Wednesday, July 20, 2005

Guest blogger: Mesopotamia redeemed, part 8 

The saga continues. Dan Foty's series about the forgotten legacy of ancient Iraq is approaching conclusion. For the previous part click here.

Mesopotamia Redeemed - Part VIII

As detailed in Part VII, Hammurabi's code is clearly one of the earliest and most important achievements of human civilization. When it was first recovered and translated, it was the oldest-known set of laws in human history; as such, it was regarded as a beginning for the concepts embodied in "the rule of law" as a central principle of social organization.

Later discoveries demonstrated that Hammurabi's code had predecessors in the older Sumerian civilization, and that Hammurabi's code was a direct descendant of those Sumerian codes - particularly Lipit-Ishtar's code. This does not denigrate the status of Hammurabi's code; Hammurabi and the Babylonians were obviously practical people who quite sensibly made good use of the obviously-successful law codes (and attendant records, contracts, and precedent-setting legal decisions) which had been developed by the Sumerians over nearly a millennium.

While Hammurabi's code was not a beginning, in the context of the older Sumerian codes and of history itself, it seems that Hammurabi's code was rather an end - the last, bright flickering of the concept of the rule of law in Mesopotamia and the ancient Near East. Hammurabi's code continued to be used widely throughout Mesopotamia and further afield, and this use continued for a number of centuries.

However, the trend of history in Mesopotamia moved generally in the opposite direction. With each successive empire which controlled Mesopotamia - the Assyrians, the Chaldeans (the "New Babylonian" empire), and finally the Persians - the concept of the rule of law waned, to be replaced by the absolute power of warrior-kings who embodied both law and divine intent in their own persons. For example, large estates worked by serfs were virtually unknown to the Sumerians and the "Old" Babylonians; however, they became commonplace under the Assyrians and were a cornerstone of the economic and agricultural structures of the Assyrian, Chaldean, and Persian empires. The rule of law was replaced by the rule of men, and the Persian king took the title of "Great King" or "King of Kings." When the collision came between the Persian Empire and the Greek city-states in the late 6th and early 5th century B.C., the society of the Near East had been transformed beyond recognition, and was no longer known for what it had been; instead, as the relatively-free Greeks encountered the "Asiatics," they were astounded at the degree of absolute despotism which was embodied in the Persian Empire and its subjects. It is from these encounters that the concept of "oriental despotism" entered western cultures.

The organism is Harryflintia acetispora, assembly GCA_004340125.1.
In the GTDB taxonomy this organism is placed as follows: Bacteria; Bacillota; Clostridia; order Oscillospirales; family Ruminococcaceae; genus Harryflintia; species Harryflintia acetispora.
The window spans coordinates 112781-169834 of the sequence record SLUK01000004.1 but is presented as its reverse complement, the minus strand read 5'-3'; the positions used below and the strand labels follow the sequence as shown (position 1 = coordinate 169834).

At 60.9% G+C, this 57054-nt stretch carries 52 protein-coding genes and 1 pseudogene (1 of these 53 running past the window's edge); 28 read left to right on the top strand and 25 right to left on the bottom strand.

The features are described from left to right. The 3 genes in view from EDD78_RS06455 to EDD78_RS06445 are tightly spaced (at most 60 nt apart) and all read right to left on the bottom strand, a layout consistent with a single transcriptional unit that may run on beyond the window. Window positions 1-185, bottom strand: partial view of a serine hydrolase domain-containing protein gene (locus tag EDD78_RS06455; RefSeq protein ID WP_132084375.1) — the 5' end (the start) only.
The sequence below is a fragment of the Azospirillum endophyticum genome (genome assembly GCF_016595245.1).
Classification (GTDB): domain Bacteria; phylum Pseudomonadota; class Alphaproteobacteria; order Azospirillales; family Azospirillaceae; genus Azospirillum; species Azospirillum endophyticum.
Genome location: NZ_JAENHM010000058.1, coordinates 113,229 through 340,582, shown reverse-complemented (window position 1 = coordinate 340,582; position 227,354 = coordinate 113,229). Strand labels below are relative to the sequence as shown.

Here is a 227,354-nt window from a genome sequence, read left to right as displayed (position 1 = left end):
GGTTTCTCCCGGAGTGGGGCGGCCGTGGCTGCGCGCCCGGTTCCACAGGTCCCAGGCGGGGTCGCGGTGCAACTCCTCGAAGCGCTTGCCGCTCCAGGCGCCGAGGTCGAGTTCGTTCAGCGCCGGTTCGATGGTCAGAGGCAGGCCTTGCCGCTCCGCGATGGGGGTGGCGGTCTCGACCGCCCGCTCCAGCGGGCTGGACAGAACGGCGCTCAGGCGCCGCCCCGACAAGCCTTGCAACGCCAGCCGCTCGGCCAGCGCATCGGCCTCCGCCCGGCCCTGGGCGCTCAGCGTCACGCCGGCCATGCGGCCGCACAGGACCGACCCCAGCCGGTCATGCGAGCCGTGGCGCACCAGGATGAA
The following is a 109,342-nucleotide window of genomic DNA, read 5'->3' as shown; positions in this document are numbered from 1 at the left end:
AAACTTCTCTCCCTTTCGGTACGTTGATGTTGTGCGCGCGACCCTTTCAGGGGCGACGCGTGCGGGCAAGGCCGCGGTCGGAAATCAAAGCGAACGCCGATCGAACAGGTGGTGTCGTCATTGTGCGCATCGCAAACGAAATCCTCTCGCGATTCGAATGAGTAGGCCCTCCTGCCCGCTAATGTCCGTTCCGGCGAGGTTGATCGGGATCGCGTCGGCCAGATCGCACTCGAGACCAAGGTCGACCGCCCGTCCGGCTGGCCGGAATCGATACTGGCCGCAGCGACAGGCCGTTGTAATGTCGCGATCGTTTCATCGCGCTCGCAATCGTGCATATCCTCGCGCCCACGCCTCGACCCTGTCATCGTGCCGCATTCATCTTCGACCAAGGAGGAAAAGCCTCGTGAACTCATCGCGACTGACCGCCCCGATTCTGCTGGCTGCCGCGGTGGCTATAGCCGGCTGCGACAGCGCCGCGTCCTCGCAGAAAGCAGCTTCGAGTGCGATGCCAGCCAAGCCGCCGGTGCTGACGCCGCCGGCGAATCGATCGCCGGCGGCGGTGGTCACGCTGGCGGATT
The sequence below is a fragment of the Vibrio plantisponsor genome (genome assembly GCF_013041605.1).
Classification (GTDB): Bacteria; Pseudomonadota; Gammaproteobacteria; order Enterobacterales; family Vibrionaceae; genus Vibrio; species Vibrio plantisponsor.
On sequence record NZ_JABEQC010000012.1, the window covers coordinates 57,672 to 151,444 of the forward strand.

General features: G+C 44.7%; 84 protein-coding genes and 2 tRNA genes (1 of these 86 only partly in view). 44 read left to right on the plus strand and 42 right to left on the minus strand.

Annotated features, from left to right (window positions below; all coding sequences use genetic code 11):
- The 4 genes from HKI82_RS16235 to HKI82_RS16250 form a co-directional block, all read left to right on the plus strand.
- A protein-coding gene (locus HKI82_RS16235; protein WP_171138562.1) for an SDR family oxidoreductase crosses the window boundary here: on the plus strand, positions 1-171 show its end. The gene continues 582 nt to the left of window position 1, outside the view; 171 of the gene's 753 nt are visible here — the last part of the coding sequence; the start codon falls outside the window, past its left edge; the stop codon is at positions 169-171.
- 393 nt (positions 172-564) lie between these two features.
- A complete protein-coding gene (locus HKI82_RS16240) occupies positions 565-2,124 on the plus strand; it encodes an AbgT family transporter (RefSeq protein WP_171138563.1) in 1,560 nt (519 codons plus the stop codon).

This seems like a sad ending to a remarkable story. As described throughout this multi-part discourse, the laws and legal systems of Mesopotamia represent the first manifestation of the concept of "the rule of law," and provided one of the most important cornerstones in the development of civilization. Many of the concepts and statutes are recognizable even today, and they seem remarkably "modern" in both their content and in their context - in several cases, nearly right down to the words themselves. However, most of this material had been completely lost and forgotten until the late 19th and early 20th centuries; prior to these discoveries, there had been some knowledge of the Assyrians and some vague information about the Babylonians, while the Sumerians had been totally forgotten.

And yet, had all of this really been "forgotten" completely? The connections between many of today's ideas and concepts in society and law seem too strong to be merely coincidental. And that is the final question to be considered. Was there direct cultural transmission? Was there indirect cultural transmission? Or are all of these similarities indeed merely coincidental? These questions will be considered in Part IX.


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